Sunday, September 18, 2011

[SIFF11] I Have Loved (World Premiere)

In The Mood For...

If memory serves me right, the films produced by 13 Little Pictures have so far made their World Premieres in festival overseas, so there's something different and special this year to have not one but two of their films make their worldwide debut at the Singapore International Film Festival, both directed by first time feature filmmakers. I Have Loved marks the feature film debut of Elizabeth Wijaya and Lai Weijie sharing writing, directing and producing responsibilities, weaving a tale about loss and memory shot entirely in the city of Siem Reap, Cambodia.

There are many aspects here all primed to make this a crowd pleaser, from the exotic locations available in Cambodia to be put on film, and of course what would be filmmaker Glen Goei's starring role in film that's a treat, since you would have seen him in a stage performance before, but besides making cameo appearances in his own films, filmgoers haven't seen him flex his acting muscles on film before, at least I haven't. But somehow the story, that may be deceptively simple about a woman going through a rather depressive period to battle her sense of loss, and to deal with flitting memories of a city in which happier times were spent in, didn't really quite gel when it got deliberately fragmented into a non-linear presentation in an attempt to transcend time and space, and leaves more questions than answers that makes it simple to be waved away as just tough luck and harsh realities.

Granted that any narrative dealing with memory will allow for repetition, a theme that recurs explicitly, and random access into timelines that have past, but somehow this was done at the expense of crafting characters that an audience will care for. Instead we have a woman whom we find tough to connect to since she doesn't really engage, and Eryn Tett playing her with marked aloofness half the time when opposite Thai actor Amarin Cholvibul as an acquaintance she meets, whose mannerisms and characteristics are in obvious stark contrast to Harold's, didn't really cut it when she's supposed to mourn about loss. Scenes opposite Glen's Harold, a writer who's almost always decked out impeccably, were woefully short, as I felt the best scenes in the film are when these two performers grace the screen.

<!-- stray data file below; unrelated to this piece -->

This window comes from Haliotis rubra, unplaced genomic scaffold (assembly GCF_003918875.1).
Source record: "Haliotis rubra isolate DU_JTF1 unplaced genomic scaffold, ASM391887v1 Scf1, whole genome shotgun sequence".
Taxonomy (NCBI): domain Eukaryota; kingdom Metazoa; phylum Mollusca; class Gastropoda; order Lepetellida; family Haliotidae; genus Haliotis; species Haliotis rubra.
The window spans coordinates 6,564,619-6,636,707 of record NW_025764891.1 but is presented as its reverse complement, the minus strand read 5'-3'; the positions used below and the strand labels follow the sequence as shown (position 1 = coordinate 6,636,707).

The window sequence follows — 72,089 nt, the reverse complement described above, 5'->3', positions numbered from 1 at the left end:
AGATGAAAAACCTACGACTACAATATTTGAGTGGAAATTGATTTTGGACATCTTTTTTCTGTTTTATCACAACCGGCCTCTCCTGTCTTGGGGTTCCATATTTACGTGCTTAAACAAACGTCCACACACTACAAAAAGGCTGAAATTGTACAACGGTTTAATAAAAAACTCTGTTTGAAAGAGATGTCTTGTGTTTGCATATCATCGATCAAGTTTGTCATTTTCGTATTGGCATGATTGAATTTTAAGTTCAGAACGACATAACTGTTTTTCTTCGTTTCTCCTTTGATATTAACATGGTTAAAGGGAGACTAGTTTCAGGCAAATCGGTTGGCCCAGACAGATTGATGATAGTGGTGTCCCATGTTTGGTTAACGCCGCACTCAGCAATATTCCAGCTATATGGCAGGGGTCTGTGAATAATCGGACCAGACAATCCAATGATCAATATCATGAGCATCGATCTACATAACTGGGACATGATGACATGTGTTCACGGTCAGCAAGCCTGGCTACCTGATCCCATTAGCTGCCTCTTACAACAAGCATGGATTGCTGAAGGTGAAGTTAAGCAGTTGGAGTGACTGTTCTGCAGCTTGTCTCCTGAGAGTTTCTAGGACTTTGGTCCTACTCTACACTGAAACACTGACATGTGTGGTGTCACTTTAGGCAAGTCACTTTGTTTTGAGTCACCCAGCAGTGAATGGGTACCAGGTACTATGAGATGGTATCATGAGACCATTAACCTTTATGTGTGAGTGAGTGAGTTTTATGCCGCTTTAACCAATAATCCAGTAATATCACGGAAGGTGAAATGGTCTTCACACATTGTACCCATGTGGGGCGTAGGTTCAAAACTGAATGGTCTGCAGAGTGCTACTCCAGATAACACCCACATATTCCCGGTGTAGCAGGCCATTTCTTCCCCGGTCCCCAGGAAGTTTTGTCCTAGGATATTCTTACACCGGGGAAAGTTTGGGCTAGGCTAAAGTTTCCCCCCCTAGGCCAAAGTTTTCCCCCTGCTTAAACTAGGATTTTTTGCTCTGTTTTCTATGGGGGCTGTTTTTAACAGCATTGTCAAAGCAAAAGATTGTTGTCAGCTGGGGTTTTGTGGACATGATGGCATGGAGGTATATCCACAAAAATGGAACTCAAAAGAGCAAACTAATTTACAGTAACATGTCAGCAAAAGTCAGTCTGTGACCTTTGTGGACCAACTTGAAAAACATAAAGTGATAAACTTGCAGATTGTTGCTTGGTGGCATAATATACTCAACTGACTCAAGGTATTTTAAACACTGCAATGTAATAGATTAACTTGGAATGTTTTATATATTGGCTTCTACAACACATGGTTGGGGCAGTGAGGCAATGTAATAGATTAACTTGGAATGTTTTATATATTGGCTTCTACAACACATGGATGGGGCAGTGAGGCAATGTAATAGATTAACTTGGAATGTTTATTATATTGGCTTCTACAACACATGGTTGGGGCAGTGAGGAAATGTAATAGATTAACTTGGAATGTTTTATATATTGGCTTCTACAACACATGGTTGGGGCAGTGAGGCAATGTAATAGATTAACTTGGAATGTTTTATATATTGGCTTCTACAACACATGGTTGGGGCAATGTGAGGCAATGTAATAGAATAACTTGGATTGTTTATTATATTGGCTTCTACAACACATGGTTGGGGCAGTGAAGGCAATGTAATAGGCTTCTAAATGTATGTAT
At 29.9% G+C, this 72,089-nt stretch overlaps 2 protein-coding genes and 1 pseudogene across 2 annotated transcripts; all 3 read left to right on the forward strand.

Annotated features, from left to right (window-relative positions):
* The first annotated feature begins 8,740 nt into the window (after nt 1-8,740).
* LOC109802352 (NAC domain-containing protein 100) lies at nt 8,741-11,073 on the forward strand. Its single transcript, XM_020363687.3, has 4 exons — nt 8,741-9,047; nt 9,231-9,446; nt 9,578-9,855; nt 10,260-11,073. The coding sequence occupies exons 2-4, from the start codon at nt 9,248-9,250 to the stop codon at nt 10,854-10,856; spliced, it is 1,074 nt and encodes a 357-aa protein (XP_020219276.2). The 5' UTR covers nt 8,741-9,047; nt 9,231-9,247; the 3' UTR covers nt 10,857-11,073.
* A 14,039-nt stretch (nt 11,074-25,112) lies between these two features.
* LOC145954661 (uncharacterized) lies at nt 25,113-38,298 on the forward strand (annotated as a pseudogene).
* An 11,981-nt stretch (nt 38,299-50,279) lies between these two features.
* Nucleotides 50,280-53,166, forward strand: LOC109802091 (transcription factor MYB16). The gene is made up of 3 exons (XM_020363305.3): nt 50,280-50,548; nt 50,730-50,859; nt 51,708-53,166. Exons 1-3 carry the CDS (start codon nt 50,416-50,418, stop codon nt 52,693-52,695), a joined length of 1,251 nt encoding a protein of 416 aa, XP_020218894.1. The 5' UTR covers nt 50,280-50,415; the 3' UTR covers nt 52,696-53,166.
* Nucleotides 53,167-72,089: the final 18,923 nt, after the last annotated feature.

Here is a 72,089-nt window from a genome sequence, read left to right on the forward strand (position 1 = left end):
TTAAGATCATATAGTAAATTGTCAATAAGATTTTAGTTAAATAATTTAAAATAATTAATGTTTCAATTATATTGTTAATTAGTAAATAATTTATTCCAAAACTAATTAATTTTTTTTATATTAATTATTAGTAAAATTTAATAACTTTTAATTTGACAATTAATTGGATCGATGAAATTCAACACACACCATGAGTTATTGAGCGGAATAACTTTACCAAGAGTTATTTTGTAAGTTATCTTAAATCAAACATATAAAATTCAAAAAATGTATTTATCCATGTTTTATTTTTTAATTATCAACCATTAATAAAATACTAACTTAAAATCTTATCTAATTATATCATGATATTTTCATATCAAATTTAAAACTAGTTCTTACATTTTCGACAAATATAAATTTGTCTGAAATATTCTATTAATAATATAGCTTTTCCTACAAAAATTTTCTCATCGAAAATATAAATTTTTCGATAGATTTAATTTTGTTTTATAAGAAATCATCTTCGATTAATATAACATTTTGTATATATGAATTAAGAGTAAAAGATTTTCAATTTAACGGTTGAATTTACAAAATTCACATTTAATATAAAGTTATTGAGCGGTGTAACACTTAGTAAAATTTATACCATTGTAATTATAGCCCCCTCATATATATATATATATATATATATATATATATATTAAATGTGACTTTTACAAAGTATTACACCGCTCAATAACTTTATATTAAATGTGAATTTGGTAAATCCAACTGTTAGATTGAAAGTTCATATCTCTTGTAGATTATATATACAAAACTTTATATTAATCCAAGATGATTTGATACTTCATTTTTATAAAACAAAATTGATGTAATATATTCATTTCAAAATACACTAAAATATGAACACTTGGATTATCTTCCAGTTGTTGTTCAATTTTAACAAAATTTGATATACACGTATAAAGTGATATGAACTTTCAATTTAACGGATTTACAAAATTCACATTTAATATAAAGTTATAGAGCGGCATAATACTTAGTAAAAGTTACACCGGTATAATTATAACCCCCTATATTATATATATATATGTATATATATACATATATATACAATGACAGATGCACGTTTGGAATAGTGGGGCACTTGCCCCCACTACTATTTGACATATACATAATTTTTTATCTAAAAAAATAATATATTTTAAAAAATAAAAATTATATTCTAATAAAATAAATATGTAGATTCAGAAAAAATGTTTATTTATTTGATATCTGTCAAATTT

Lingering shots in which the camera doesn't move is fast becoming the choice de rigueur, and cinematography is undoubtedly superb thanks to the many picturesque capture of landscapes both urban and rural that makes it difficult not to be distracted from the characters, allowing one's gaze to focus on the background instead. Watching this film and not having been to the Angkor temples nor Cambodia herself before just strengthens the resolve to get there, and if more in the audience share the same sentiments then perhaps the Cambodia Film Commission would be pleased with the effort brought about by this film to boost tourism numbers.

Without a doubt it's a tough film to sit through, one that will challenge and keep you constantly working to piece together scenes and fragments of memories belonging to different characters who take turns to narrate, or sing even. You'll try to feel for the film and its characters, but unfortunately I came up against an emotional void. Interestingly the filmmakers did mention during the post screening Q&A session of a more conventional, linear version that they had originally conceived before allowing their editor free rein to craft the film which resulted in this cut. I would love to see the original directors' cut should it exist one day, and see how different it could have evoked emotions on the characters that perhaps we would have really cared for.

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